ArchaeoCafé Podcast – Episode 29 – Palaeocaninology: An interview with Mietje Germonpré

hosted by Otis Crandell

In this episode, I talk with Mietje Germonpré about the origins of domesticated dogs.

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Some useful terminology and links

Goyet Caves
a series of connected caves near the village of Mozet in the Namur province of Belgium. During the 1860s, a dog-like cranium was discovered and dated to 31,680 years old.

Předmostí archaeological site
An important Central European, Late Pleistocene hill site in the north western part of Přerov, Moravia near the city of Přerov in the modern day Czech Republic, dated to between 24,000 and 37,000 years old.

dog-like carnivorans of the biological family Canidae. All living members of this family are part of the subfamily Caninae, and are called canines. Members of this subfamily include domestic dogs, wolves, foxes, and jackals among others.

Origins of the dog
The origin of the domestic dog includes the dog’s genetic divergence from the wolf, its domestication, and its development into dog types and dog breeds.


Selected publications

Origins and genetic legacy of prehistoric dogs
by Anders Bergström, and others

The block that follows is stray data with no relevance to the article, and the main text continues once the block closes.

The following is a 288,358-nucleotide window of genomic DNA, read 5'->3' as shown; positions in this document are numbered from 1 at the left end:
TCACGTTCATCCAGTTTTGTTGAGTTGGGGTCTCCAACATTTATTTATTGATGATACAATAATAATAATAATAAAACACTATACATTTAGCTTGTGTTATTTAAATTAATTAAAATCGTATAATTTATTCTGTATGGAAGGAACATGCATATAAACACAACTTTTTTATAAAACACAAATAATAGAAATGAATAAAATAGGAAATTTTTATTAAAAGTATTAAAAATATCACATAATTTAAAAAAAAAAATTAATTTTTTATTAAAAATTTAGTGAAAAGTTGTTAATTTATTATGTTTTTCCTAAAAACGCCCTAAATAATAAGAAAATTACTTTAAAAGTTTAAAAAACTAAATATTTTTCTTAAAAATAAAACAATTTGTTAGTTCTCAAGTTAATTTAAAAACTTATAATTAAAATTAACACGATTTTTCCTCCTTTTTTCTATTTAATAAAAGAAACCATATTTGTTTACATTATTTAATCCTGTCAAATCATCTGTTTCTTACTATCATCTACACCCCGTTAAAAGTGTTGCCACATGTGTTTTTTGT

Science, 2020, Vol. 370(6516), p. 557-564

Self-domestication or human control? The Upper Palaeolithic domestication of the wolf
by Mietje Germonpré, and others
In the 2018 book: Hybrid Communities Biosocial Approaches to Domestication and Other Trans-species Relationships.

Palaeolithic and prehistoric dogs and Pleistocene wolves from Yakutia: Identification of isolated skulls
by Mietje Germonpré, and others
Journal of Archaeological Science, 2017, Vol. 78, p. 1-19

Palaeolithic dog skulls at the Gravettian Předmostí site, the Czech Republic
by Mietje Germonpré, Martina Lázničková-Galetová, and Mikhail V. Sablin
Journal of Archaeological Science, 2012, Vol, 39(1), p. 184-202

Complete Mitochondrial Genomes of Ancient Canids Suggest a European Origin of Domestic Dogs
by Olaf Thalmann, and others
Science, 2013, Vol. 342(6160), p. 871-874

Fossil dogs and wolves from Palaeolithic sites in Belgium, the Ukraine and Russia: osteometry, ancient DNA and stable isotopes
by Mietje Germonpréa, and others
Journal of Archaeological Science, 2009, Vol. 36(2), p. 473-490

Morphological Evidence for Early Dog Domestication in the European Pleistocene: The Randomization Approach
by Patrik Galeta, Martina Lázničková‐Galetová, Mikhail Sablin, and Mietje Germonpré
The Anatomical Record, 2020,


About Mietje Germonpré

Dr. Germonpré is a palaeontologist and archaeozoologist, at the Royal Belgian Institute of Natural Sciences, in Brussels, Belgium. Her research includes subjects such as prehistoric canid and the domestication of the wolf into the dog, Pleistocene fauna at Palaeolithic sites and human-animal relationships, and the seasonality and mobility of the last Neanderthals and first anatomically modern humans in North-Western Europe from a faunal perspective. Her research suggests that the wolf was domesticated into a dog more than 30,000 years ago, twice as long as assumed by the current view.




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